NEW YORK (CNNMoney) -- After Gilt Groupies changed the 12 o'clock hour and Groupon made vouchers cool, users may finally be over it all.
Traffic to flash sales and daily deal sites has been dropping over the past few months, according to online traffic monitor comScore. Gilt is down 22% since the start of 2011, and Groupon has fallen off 13% during the same time period. (Both are still up year over year.)
Considering the eruption of new deal sites, it's not surprising that more shoppers are boycotting rather than buying.
In just the past two years daily deals and flash sale sites have grown so huge that they inspired a slew of copycats -- like LivingSocial, BuyWithMe, Rue La La, ideeli, Beyond the Rack, Swirl and HauteLook -- and second-market sites where consumers can unload those impulse purchases.
Sales at these sites grew 60% in 2009 and 70% in 2010, according to American Express Business Insights, which tracks the spending habits of its 90 million cardholders. But now consumers may have hit their saturation point.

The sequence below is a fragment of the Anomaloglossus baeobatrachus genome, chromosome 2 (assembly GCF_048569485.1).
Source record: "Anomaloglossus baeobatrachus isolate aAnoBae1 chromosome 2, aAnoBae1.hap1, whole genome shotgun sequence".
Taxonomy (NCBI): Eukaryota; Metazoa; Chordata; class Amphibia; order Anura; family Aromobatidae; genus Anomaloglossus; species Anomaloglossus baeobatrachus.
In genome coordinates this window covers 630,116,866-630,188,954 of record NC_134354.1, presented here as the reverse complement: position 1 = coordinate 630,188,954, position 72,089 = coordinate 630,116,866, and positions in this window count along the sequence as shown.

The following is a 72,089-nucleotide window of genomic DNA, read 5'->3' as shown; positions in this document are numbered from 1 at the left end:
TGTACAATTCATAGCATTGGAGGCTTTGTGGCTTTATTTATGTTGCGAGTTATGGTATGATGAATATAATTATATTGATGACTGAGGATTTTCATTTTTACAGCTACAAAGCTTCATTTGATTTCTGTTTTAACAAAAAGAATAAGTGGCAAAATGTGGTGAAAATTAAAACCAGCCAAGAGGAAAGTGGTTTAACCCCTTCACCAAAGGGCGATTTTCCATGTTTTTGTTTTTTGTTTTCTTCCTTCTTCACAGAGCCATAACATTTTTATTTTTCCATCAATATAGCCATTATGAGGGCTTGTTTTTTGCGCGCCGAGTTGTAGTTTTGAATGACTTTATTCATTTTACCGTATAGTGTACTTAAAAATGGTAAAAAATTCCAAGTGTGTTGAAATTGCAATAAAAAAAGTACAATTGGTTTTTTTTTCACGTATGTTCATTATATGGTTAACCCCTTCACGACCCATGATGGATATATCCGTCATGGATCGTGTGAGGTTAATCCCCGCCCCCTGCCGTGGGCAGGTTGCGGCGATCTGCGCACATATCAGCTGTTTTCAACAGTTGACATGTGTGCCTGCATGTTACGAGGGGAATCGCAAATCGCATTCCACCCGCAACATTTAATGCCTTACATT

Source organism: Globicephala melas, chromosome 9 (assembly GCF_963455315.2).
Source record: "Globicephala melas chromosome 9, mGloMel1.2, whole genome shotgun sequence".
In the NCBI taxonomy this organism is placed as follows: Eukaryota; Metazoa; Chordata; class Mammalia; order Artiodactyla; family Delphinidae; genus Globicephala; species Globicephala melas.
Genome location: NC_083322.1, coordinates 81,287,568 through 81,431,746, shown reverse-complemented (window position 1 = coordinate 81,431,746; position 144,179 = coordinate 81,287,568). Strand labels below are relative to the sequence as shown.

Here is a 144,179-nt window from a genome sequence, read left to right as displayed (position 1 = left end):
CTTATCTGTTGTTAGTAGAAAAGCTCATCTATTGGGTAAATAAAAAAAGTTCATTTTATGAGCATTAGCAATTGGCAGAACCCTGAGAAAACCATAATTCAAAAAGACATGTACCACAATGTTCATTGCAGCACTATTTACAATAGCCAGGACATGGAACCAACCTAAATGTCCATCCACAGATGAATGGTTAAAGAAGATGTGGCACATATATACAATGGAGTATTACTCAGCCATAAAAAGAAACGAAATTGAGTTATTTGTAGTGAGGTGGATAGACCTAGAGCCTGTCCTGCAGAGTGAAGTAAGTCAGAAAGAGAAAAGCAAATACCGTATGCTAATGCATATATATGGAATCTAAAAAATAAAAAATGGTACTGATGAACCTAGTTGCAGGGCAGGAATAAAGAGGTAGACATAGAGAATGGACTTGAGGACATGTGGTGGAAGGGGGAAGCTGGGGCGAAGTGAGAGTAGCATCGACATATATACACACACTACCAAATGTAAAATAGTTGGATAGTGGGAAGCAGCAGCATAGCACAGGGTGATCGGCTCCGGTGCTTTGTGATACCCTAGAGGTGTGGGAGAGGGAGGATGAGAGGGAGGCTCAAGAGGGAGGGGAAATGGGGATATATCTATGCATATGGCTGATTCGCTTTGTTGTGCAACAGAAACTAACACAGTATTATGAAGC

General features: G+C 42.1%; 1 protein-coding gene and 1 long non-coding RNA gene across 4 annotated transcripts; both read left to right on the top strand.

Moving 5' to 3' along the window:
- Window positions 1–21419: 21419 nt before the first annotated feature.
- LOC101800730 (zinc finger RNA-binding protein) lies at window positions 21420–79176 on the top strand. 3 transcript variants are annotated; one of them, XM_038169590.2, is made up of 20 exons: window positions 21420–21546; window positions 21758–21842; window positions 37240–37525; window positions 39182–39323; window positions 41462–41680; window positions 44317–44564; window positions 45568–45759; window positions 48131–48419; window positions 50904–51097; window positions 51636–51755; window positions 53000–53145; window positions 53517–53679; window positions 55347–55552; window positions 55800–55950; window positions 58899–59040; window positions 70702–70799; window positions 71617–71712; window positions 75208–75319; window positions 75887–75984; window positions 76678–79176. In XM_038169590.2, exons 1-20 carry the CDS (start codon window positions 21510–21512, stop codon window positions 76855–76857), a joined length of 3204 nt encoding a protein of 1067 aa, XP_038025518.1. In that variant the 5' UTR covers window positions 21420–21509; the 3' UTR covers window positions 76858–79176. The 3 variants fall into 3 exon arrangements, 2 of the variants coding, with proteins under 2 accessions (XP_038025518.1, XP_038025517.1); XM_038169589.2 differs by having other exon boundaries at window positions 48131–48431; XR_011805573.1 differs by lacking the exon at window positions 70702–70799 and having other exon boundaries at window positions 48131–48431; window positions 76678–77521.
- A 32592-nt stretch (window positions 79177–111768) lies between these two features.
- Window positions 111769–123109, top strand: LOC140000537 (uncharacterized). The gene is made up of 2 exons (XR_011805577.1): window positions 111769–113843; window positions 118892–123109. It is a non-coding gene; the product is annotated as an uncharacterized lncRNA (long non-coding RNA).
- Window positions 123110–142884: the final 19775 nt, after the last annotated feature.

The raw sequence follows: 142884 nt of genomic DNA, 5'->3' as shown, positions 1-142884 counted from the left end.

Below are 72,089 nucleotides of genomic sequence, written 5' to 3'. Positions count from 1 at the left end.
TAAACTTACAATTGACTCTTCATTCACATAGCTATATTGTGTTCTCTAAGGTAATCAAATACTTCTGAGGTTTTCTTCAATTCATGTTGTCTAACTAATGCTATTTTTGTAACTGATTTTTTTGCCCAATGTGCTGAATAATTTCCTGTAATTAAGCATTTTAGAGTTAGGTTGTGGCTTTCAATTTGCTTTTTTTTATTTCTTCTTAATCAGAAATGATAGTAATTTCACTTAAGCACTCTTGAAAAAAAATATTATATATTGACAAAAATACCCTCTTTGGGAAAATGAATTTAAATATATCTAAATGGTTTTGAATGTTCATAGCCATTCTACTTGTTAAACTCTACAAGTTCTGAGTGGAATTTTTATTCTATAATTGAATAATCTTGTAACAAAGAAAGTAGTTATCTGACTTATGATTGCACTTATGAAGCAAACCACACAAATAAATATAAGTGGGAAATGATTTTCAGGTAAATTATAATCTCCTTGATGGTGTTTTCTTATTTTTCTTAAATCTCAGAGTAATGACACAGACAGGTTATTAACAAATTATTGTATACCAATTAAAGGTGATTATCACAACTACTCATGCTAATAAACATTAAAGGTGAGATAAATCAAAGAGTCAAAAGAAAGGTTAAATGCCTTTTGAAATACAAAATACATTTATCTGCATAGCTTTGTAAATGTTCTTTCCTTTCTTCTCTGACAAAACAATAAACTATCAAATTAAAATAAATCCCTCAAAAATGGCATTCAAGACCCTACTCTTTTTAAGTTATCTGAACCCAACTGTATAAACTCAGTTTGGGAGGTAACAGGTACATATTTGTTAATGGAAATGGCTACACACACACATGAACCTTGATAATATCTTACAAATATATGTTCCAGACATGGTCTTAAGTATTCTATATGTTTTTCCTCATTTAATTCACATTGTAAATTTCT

"My inbox is inundated with sale emails that I delete. I don't read them anymore because they all blend together," Ruby, 24, said.
Leslie Holland, 49, says she occasionally buys deals from Groupon and LivingSocial when they offer discounts at stores or restaurants near her home in Louisville, Ky., but otherwise deletes sale notifications from Rue La La, Gilt and Swirl among others.
"I delete at least 100-150 emails a day, most from sale sites," she said. "Too many sales start at noon and I can't stop in the middle of my day to buy things I don't need."
Roger Adams, 38, goes one step further. He says he used to delete them but "now I go and actually unsubscribe to those that send too many emails."
In reaction, some sites, like Savings.com, are aggregating daily deals into one email customized to each user's preferences. But even these services have a hard time standing out in a crowd.
"With daily deals, spring sales, free parking at the airport, there are amazing deals but there's just a deluge of deals coming to you at every angle. It's becoming more challenging," said Savings.com CEO Loren Bendele.
Ultimately, only the strongest sites will survive, predicts Larry Joseloff, a vice president of Shop.org, a division of the National Retail Federation.
"It's kind of like social networking," he said. "At one point everyone was trying to build a social network, but there can be some overkill. A normal individual is not willing to be part of 10 networks."
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